The political economy of government cuts for the elderly

Research output: Chapter in Book/Report/Conference proceedingChapter

Abstract

American people are divided into classes: the capitalist class, the petit bourgeoisie or middle class, and-the class of the majority of Americans—the working class; and power—political, economic, and social—in the US is primarily distributed according to class. The majority of Americans—perceived to be middle class persons—express their wants, wishes and desires through their political institutions. This chapter suggests that E. Ginzberg’s interpretation of the causeof our elderly’s problem is profoundly ideological and political. Conscious elements within the US working class have used the Democratic Party as their political instrument. According to the government’s official poverty index, about four million older persons, or roughly 15 percent of the elderly lived below poverty line in 1981. Unfortunately, programs such as Social Security, Supplemental Security Income, Medicare and Medicaid have helped to create the erroneous impressions that the needs of elders—for an adequate income for health care—have been well taken care of by government.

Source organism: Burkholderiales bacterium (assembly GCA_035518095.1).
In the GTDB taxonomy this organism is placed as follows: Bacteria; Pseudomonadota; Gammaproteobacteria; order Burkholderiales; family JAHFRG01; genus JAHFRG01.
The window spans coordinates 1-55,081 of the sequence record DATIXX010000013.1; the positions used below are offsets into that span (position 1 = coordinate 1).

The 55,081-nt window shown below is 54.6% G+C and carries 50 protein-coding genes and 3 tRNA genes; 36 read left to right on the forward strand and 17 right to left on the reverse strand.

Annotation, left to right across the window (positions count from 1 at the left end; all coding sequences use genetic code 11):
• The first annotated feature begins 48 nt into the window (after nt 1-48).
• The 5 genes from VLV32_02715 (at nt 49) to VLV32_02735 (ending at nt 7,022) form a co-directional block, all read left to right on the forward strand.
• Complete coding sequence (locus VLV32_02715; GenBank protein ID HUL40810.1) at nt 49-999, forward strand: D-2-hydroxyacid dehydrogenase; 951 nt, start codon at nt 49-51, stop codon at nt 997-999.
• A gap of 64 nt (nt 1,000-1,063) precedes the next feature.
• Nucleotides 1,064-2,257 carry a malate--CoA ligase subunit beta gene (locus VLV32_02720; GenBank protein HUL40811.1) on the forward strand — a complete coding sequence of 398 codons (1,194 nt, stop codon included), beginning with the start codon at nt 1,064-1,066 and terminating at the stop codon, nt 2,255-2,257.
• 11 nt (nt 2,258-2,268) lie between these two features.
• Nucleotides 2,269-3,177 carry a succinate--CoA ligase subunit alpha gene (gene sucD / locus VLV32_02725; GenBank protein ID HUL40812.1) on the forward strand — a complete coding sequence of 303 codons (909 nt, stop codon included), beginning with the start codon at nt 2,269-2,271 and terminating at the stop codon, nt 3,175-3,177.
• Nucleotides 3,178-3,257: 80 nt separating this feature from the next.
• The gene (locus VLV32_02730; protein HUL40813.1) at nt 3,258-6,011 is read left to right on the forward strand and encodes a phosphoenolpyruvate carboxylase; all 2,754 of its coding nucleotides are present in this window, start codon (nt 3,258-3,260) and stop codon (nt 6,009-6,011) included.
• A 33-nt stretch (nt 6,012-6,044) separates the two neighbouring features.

Original languageEnglish (US)
Title of host publicationReadings in the Political Economy of Aging
PublisherTaylor and Francis
Pages37-46
Number of pages10
ISBN (Electronic)9781351842112
ISBN (Print)089503042X, 9780415785594
DOIs
StatePublished - Jan 1 2019

ASJC Scopus subject areas

  • Psychology(all)

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  • Cite this

    Navarro, V. (2019). The political economy of government cuts for the elderly. In Readings in the Political Economy of Aging (pp. 37-46). Taylor and Francis. https://doi.org/10.4324/9781315223841-5